Understanding Protocol Buffers for Android Development

BHAVNA THACKER
4 min readApr 13, 2022

Learn about What, Why and How of Protocol Buffers for Android Development.

Protocol Buffers for Android Development
“Protocol Buffers” by Bhavna Thacker

Why learn about Protocol Buffers?

As an Android Developer, you might have come across this term: Protocol buffers. What are these?

Android team at Google now advocates using Jetpack DataStore instead of SharedPreferences, as it offers several advantages like Asynchronous API, Error handling, migration support and data consistency etc.

Jetpack DataStore comes with two implementations :

  • Preferences DataStore (Saves small Primitive Data in Key-Value pairs)
  • Proto DataStore (Saves Small Typed Data backed by Protocol Buffers)
“Preferences & Proto DataStore” by Bhavna Thacker

Defining a typed schema using Protocol Buffers in Proto DataStore provides additional type safety, which is missing in both traditional SharedPreferences and also Preferences DataStore.

What are Protocol Buffers?

Protocol buffers are Google’s language-neutral, platform-neutral, extensible mechanism for serializing structured data — think XML, but smaller, faster, and simpler. You define how you want your data to be structured once, then you can use special generated source code to easily write and read your structured data to and from a variety of data streams and using a variety of languages.

Supported Languages

Protocol buffers currently support generated code in Java, Python, Objective-C, and C++. With our new proto3 language version, you can also work with Kotlin, Dart, Go, Ruby, and C#, with more languages to come.

Protocol Buffers in Action in Android Studio

To work with Protocol Buffers, you need Protocol Buffer compiler. You can download and install it from this link, and later use command line.

Alternatively, as an Android developer, use Android Studio.

Create a new project in Android Studio using any of the available templates or you can also use any existing project in Kotlin.

Step 1: Add Dependencies

Add dependencies as below (Refer to this link for latest) to your app module’s build.gradle:

Step 2: Define the Schema in proto file

Suppose you have an app like JetTasks:

“JetTasks UI” by Bhavna Thacker

Here, you can use DataStore to save the boolean flag — for “Show Completed Tasks” and “Sort Order” which is an enum.

Create a new file called user_prefs.proto in the app/src/main/proto directory and paste the following code:

Inspiration from Working with Proto DataStore Codelab

The definitions in a .proto file are simple: you add a message for each data structure you want to serialize, then specify a name and a type for each field in the message.

Now, let’s understand above code line by line:

  1. syntax: proto3 language version lets you work with Kotlin.
  2. java_package: Defines the location, where generated Java files would reside.
  3. java_multiple_files: To tell whether to create separate file if there are multiple messages.

Some points to note about message:

  • The “ = 1”, “ = 2” markers on each element identify the unique “tag” that field uses in the binary encoding.
  • If a field value isn’t set, a default value is used: zero for numeric types, the empty string for strings, false for bools.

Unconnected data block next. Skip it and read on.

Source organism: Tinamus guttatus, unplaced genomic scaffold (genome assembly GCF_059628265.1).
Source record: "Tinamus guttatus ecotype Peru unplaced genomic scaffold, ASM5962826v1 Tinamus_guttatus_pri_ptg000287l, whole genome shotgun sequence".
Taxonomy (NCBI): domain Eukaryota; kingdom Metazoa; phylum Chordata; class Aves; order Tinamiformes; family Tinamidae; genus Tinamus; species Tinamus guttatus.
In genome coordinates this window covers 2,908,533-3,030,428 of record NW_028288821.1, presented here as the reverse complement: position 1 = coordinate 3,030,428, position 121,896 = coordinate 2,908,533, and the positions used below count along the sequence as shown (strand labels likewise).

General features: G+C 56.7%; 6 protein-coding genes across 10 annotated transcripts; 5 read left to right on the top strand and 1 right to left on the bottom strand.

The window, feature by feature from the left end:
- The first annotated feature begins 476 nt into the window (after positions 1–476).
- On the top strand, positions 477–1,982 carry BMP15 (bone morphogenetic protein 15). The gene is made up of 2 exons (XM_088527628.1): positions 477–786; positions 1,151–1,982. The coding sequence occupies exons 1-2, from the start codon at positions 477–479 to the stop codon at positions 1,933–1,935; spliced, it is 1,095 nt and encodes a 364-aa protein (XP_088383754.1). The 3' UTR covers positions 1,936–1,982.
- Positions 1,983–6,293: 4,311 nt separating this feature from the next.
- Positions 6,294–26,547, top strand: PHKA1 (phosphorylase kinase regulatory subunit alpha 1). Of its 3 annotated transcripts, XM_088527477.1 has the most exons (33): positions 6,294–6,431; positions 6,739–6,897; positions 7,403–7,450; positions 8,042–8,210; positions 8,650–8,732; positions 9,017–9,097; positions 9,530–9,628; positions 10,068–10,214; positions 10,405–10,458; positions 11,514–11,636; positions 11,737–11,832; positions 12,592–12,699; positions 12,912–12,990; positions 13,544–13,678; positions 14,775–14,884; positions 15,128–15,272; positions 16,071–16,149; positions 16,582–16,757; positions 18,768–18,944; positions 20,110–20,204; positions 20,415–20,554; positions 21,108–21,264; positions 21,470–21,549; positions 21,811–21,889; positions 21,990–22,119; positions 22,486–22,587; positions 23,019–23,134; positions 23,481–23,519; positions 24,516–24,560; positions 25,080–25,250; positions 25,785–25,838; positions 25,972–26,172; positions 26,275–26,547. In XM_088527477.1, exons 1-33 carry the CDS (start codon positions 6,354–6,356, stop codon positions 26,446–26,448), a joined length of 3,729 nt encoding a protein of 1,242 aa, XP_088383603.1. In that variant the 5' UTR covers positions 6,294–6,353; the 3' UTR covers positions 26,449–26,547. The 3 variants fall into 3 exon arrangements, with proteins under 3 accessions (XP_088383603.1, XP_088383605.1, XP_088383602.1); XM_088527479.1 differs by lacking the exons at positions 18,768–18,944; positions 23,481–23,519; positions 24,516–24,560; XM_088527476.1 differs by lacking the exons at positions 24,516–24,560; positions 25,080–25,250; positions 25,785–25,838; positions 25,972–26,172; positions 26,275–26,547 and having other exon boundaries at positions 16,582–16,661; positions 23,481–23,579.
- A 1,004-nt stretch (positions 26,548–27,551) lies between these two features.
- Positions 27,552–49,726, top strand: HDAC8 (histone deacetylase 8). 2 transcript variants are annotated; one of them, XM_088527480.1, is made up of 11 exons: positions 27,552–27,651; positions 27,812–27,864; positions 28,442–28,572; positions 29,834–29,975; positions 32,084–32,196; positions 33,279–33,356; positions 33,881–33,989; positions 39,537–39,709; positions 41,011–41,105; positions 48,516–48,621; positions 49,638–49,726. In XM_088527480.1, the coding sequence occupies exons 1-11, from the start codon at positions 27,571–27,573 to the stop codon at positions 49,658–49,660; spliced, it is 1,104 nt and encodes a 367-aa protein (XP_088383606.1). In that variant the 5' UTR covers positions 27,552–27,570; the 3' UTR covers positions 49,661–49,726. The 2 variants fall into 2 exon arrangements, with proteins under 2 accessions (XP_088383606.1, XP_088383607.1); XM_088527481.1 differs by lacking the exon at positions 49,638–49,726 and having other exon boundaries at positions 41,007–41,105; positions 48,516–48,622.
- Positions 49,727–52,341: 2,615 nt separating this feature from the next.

• You can also define enum types if you want one of your fields to have one of a predefined list of values.

Also, let’s consider a sample message as below (Don’t paste it in your code)

Example from Android Developers Site

Here, as you can see in above code as explained at Android Developers Site:

  • You can even define message types nested inside other messages.
  • If a field is repeated, the field may be repeated any number of times (including zero). The order of the repeated values will be preserved in the protocol buffer. Think of repeated fields as dynamically sized arrays.
  • Tag numbers 1–15 require one less byte to encode than higher numbers, so as an optimization you can decide to use those tags for the commonly used or repeated elements, leaving tags 16 and higher for less-commonly used optional elements. Each element in a repeated field requires re-encoding the tag number, so repeated fields are particularly good candidates for this optimization.

Step 3: Rebuild the Project

Clean the project and Rebuild it. The UserPreferences class is generated at compile time from the message defined in the proto file. If you don’t see it generated, Invalidate caches and Restart .

You would see UserPreferences.java as below:

Screenshot by Bhavna Thacker
Screenshot by Bhavna Thacker

Conclusion:

Term Protocol Buffers may sound a bit new and daunting, but it is indeed as simple as XML or JSON. If you like to learn more about it, here is the link:

You can use Kotlin Serialization to work with Proto DataStore, as alternative to Protocol buffers, more details here.

This post was exclusive about Protocol buffers, however in order to add Proto DataStore to your Android app, you need more steps, you can refer to Working with ProtoDataStore codelab or my app JetTasks at GitHub for reference.

Hope you enjoyed reading about Protocol buffers, if yes, please do leave a clap, that motivates me to write more about what I learn :)

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BHAVNA THACKER

Android GDE. Youtuber — LearnAndroid. Senior Android Engineer @MEGA. FPE @raywenderlich.